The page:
There is a great deal of preparation for any trade show. There are the travel and hotel accommodations, displays, shipping, set-up, brochure design, merchandise, and technology. A big investment is made every trade show your company attends and return on investment is always a large concern. However, you can draw as many potential clients to your booth with your beautiful display, but if you don’t have quality customer service, those potentials may dissipate.
Quality training of your trade show staff is a step in preparation that many companies overlook, but it is one of the most impactful actions you can take to build trust in your product, company, or brand. Consider the next “5 Golden Rules of Trade Show Customer Service” as your guide to great engagement at your next trade show.
“5 Golden Rules of Trade Show Customer Service”
- It Is Up to YOU to Facilitate Conversation
An instant turn-off to a company is an awkward greeting where the attendee feels as though they have to facilitate the conversation. It is up to your staff to have questions ready to get a good idea of how your company will the perfect fit for them. This also allows for a consultative sales method instead of an abrupt hard-sell. Follow the 80/20 rule, by listening 80 percent of the time, and talking 20 percent with open-ended questions. Some sample questions are:
“What brings you to our booth today?”
“What would you like our products and services to do for your business?”
“What goals do you have for your business, and what could be standing in the way of you achieving them?”
“What do you see as a challenge for your business now and in the near future?”
- Know the Technology Inside and Out, Before The Show
A terrible first impression will be made if your staff member is fumbling around with an iPad or monitor, while unsuccessfully trying to bring up content for the booth visitor. “The use of tech products at trade shows has remained one of the most consistent trends for years,” states Indy Displays founder, Nathan Slavik. He says of the trend, “We offer a large variety of products that make it easier to use the technology, but also incorporate it into the look and feel of their booth space.” Products like iPad kiosks and monitor stands are fantastic ways to promote interest and engagement, but if a staff member is unable to work the device, the potential client is likely to believe this is what the company’s customer service will resemble in the future, slow and unreliable. Always train trade show staff on the exact applications and devices they will be using at the show.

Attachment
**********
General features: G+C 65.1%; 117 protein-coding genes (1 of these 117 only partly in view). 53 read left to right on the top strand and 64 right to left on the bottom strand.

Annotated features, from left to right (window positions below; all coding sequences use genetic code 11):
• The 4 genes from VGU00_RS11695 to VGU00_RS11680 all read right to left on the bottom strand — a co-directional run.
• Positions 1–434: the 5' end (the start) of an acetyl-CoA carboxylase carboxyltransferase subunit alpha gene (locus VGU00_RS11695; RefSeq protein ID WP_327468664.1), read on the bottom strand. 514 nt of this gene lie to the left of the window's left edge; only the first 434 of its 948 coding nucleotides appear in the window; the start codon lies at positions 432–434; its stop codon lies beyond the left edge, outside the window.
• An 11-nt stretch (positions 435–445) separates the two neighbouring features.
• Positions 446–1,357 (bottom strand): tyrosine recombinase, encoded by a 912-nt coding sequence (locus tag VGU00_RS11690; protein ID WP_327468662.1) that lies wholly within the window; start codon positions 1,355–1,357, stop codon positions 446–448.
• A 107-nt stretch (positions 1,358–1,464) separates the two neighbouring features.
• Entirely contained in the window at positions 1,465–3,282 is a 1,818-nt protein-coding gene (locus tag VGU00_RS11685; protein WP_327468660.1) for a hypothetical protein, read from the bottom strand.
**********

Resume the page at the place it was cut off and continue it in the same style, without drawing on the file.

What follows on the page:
- Say No to Distractions
A disengaged staff member creates a disengaged potential client. Phones should be off limits in the booth, along with any food or drink, besides water. It may seem like a strict rule, but it is vital to keeping your staff focused on your goal: Gaining new customers. There is a time and place for everything, and your employees will be able to eat and check their phones outside of the booth space. Even a glance at a phone or a bite of a sandwich looks unprofessional and rude, so make sure your staff is giving off the right impression!
- Keep Your Promises
If you make a commitment to follow up, that commitment needs to be honored. This is so crucial and a true reflection of what working with your company will be like, so it needs to be at the top of the “post-trade show” list. A large part of this is remembering exactly what was promised, and to whom. Make sure your staff is trained on an efficient way to keep track of each follow-up activity, so that no booth visitor’s request is forgotten.
- Smile, Arrive On Time, and Have a Well-Kept Appearance
These seem like no-brainers, but they are truly the most important aspects of trade show customer service. A trade show is a chance to give your company, brand, or product a living, breathing platform. You have your eye-catching, carefully curated display that draws people in, such as a trendy backlit trade show display, but you need to keep them there. Train your staff to look happy and engaged, as well as arrive early. Also, make sure there is a dress code that it is followed and all staff members are well-groomed. The number one reason people don’t buy/engage at a trade show booth? Bad breath. (Source: Bags of Ideas)
Orchestrating a trade show requires many moving parts, but the little things must not be forgotten. When training your sales staff, start with the basics! A little customer service goes a long way to make a trade show attendee feel valued, so never forget the “5 Golden Rules of Trade Show Customer Service”.